It took years of revised plans and fundraising, but on March 3 Vida/SIDA cut the ribbon on its much-anticipated LGBT homeless youth shelter, the first of its kind in Chicago.
More than 75 people packed into the Humboldt Park organization to celebrate the opening of El Rescate.
"This is about hope," said Cook County Commissioner Edwin Reyes. "It's about dignity, and it's about saving lives."
The transitional housing facility, located on the 4th floor of Vida/SIDA ( 2703 W. Division ) , will house up to 12 LGBT youths ages 18-24 and provide young people with social services like employment and education resources, skills training and case management.
The brightly-painted space contains bedrooms with bunk beds and desks, a lounge and a full kitchen/ dining area.
Plans to open the shelter have been in the works for more than three years. Vida/SIDA had announced the housing as a 2010 goal but struggled through fundraising and red tape to make it happen.
But on March 3, the doors finally opened.
Vida/SIDA, the only local HIV/AIDS organization that specifically serves Latino/as, was founded 1988 to address a lack of culturally competent healthcare for HIV-positive Puerto Ricans. Roberto Sanabria, a longtime activist with the Puerto Rican Cultural Center ( PRCC ) which oversees Vida/SIDA, said that the organization has grown to respond to other gaps in services in the Latino/a community.
"We have noticed the same thing with homeless youth," he said. "Once a child is homeless, especially if he is LGBT, these children are exposed to violence."
Sanabria and others credited Vida/SIDA Director Juan Calderon with making the project a reality. At age 25, Calderon has overseen the organization for four years now, making him the youngest to hold the position.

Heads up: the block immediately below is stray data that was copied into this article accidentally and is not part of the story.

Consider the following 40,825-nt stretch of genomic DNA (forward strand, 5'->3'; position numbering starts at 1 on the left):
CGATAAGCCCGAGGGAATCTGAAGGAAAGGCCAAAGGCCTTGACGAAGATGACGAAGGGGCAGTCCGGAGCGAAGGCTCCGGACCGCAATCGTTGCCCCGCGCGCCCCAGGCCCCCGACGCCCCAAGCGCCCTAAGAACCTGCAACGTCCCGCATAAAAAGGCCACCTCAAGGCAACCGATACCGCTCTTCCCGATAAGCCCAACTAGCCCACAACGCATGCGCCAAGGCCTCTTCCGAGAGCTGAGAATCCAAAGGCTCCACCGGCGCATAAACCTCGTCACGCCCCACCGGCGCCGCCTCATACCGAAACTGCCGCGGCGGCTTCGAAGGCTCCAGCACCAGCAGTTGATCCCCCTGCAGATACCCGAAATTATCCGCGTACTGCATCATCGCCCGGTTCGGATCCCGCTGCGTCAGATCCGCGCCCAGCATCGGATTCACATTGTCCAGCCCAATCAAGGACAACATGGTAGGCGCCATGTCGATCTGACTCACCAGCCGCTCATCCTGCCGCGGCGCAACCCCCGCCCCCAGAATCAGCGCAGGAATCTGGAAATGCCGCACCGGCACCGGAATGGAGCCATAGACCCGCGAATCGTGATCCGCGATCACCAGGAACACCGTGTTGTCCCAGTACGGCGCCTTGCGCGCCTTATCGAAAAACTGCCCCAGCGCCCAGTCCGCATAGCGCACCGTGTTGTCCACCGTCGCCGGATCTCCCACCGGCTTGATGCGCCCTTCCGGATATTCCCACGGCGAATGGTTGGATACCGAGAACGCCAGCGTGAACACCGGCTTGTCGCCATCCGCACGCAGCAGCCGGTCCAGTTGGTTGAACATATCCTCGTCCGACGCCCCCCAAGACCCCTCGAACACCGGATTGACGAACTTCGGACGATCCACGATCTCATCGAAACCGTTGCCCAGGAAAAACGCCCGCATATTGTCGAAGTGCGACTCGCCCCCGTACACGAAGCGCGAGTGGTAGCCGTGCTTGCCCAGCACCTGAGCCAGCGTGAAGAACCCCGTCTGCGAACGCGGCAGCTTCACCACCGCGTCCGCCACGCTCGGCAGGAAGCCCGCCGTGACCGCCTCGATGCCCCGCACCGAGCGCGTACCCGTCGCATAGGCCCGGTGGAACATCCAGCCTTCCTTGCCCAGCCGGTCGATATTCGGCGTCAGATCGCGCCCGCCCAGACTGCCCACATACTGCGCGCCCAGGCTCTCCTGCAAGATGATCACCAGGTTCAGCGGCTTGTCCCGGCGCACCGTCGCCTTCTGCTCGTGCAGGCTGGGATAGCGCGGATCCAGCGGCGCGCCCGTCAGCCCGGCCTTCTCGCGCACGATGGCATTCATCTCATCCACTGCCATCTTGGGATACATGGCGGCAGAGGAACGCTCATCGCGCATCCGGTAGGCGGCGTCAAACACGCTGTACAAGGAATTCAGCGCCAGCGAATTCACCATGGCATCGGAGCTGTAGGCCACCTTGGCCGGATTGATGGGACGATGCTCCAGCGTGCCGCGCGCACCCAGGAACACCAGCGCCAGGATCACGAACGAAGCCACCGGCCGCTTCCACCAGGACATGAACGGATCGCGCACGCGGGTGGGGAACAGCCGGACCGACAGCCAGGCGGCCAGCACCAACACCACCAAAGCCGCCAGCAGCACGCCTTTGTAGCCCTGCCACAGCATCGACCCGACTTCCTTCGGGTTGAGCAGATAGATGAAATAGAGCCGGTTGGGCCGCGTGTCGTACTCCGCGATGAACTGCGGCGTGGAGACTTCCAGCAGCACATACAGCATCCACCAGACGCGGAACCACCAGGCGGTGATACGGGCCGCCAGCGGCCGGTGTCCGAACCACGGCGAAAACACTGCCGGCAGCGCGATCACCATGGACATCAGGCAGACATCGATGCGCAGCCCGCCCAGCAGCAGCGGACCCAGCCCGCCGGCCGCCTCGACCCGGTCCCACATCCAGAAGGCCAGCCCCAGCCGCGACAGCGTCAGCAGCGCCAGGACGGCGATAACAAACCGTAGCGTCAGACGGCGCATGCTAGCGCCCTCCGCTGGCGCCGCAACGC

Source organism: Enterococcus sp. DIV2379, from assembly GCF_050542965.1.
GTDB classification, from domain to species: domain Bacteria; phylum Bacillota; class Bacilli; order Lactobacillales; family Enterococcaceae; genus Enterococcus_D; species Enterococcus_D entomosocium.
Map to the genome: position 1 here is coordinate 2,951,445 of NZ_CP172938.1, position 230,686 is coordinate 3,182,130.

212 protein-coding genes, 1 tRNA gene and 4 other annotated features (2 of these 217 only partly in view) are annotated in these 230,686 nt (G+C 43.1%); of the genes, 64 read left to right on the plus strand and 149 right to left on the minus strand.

According to José Lopez, executive director of the Puerto Rican Cultural Center, Vida/SIDA will operate with a budget in excess of a million dollars this year.
Lopez noted that the shelter opening comes just days after the Tipsy Cake bakery controversy, when a Humboldt Park baker said in an interview that she moved her storefront to Bucktown because Humboldt Park was dangerous. The bakery has since apologized.
"The news media continues to perpetuate a myth," he said, adding that the shelter opening was representative of the community.
Local politicians and LGBT leaders attending the ribbon-cutting ceremony on March 3. Among them were Mona Noriega, director of the Chicago Commission on Human Relations, State Rep. Cynthia Soto and State Sen. Iris Martinez.
Noriega called El Rescate "long overdue."
"This is a citywide problem," she said. "But [ El Rescate ] is a community-based solution."
Attendees at the ceremony were given a tour of the new facilities and were shown other Vida/SIDA projects.